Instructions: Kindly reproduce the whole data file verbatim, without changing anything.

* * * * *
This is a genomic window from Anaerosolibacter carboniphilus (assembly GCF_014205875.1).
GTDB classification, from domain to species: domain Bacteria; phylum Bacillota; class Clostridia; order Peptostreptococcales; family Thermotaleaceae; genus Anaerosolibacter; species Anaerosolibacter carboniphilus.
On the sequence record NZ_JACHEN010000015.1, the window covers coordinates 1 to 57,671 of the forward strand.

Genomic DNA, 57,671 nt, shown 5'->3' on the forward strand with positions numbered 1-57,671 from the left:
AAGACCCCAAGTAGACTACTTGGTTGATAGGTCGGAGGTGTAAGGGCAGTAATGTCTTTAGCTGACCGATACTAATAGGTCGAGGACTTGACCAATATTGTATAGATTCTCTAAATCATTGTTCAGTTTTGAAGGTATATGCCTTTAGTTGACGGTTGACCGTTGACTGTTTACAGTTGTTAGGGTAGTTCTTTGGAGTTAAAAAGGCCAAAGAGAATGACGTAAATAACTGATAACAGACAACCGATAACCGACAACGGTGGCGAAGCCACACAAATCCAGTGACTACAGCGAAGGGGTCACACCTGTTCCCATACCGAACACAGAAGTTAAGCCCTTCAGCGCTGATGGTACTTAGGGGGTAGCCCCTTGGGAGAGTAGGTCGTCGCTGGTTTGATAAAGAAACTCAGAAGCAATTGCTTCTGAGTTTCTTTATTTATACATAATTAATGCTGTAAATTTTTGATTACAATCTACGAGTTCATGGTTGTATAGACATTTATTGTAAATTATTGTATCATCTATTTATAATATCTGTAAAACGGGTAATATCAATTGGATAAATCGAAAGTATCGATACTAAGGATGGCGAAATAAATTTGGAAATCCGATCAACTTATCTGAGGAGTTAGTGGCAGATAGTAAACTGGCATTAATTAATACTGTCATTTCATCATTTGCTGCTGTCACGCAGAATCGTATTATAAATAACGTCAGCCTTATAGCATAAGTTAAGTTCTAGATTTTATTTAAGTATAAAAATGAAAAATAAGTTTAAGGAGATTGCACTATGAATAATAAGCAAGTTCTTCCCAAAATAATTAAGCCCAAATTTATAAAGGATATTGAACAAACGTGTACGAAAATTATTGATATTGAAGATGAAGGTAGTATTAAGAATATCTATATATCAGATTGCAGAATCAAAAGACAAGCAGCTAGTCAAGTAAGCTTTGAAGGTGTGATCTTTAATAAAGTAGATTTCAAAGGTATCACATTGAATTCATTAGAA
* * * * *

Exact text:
This is a genomic window from Anaerosolibacter carboniphilus (assembly GCF_014205875.1).
GTDB classification, from domain to species: domain Bacteria; phylum Bacillota; class Clostridia; order Peptostreptococcales; family Thermotaleaceae; genus Anaerosolibacter; species Anaerosolibacter carboniphilus.
On the sequence record NZ_JACHEN010000015.1, the window covers coordinates 1 to 57,671 of the forward strand.

Genomic DNA, 57,671 nt, shown 5'->3' on the forward strand with positions numbered 1-57,671 from the left:
AAGACCCCAAGTAGACTACTTGGTTGATAGGTCGGAGGTGTAAGGGCAGTAATGTCTTTAGCTGACCGATACTAATAGGTCGAGGACTTGACCAATATTGTATAGATTCTCTAAATCATTGTTCAGTTTTGAAGGTATATGCCTTTAGTTGACGGTTGACCGTTGACTGTTTACAGTTGTTAGGGTAGTTCTTTGGAGTTAAAAAGGCCAAAGAGAATGACGTAAATAACTGATAACAGACAACCGATAACCGACAACGGTGGCGAAGCCACACAAATCCAGTGACTACAGCGAAGGGGTCACACCTGTTCCCATACCGAACACAGAAGTTAAGCCCTTCAGCGCTGATGGTACTTAGGGGGTAGCCCCTTGGGAGAGTAGGTCGTCGCTGGTTTGATAAAGAAACTCAGAAGCAATTGCTTCTGAGTTTCTTTATTTATACATAATTAATGCTGTAAATTTTTGATTACAATCTACGAGTTCATGGTTGTATAGACATTTATTGTAAATTATTGTATCATCTATTTATAATATCTGTAAAACGGGTAATATCAATTGGATAAATCGAAAGTATCGATACTAAGGATGGCGAAATAAATTTGGAAATCCGATCAACTTATCTGAGGAGTTAGTGGCAGATAGTAAACTGGCATTAATTAATACTGTCATTTCATCATTTGCTGCTGTCACGCAGAATCGTATTATAAATAACGTCAGCCTTATAGCATAAGTTAAGTTCTAGATTTTATTTAAGTATAAAAATGAAAAATAAGTTTAAGGAGATTGCACTATGAATAATAAGCAAGTTCTTCCCAAAATAATTAAGCCCAAATTTATAAAGGATATTGAACAAACGTGTACGAAAATTATTGATATTGAAGATGAAGGTAGTATTAAGAATATCTATATATCAGATTGCAGAATCAAAAGACAAGCAGCTAGTCAAGTAAGCTTTGAAGGTGTGATCTTTAATAAAGTAGATTTCAAAGGTATCACATTGAATTCATTAGAA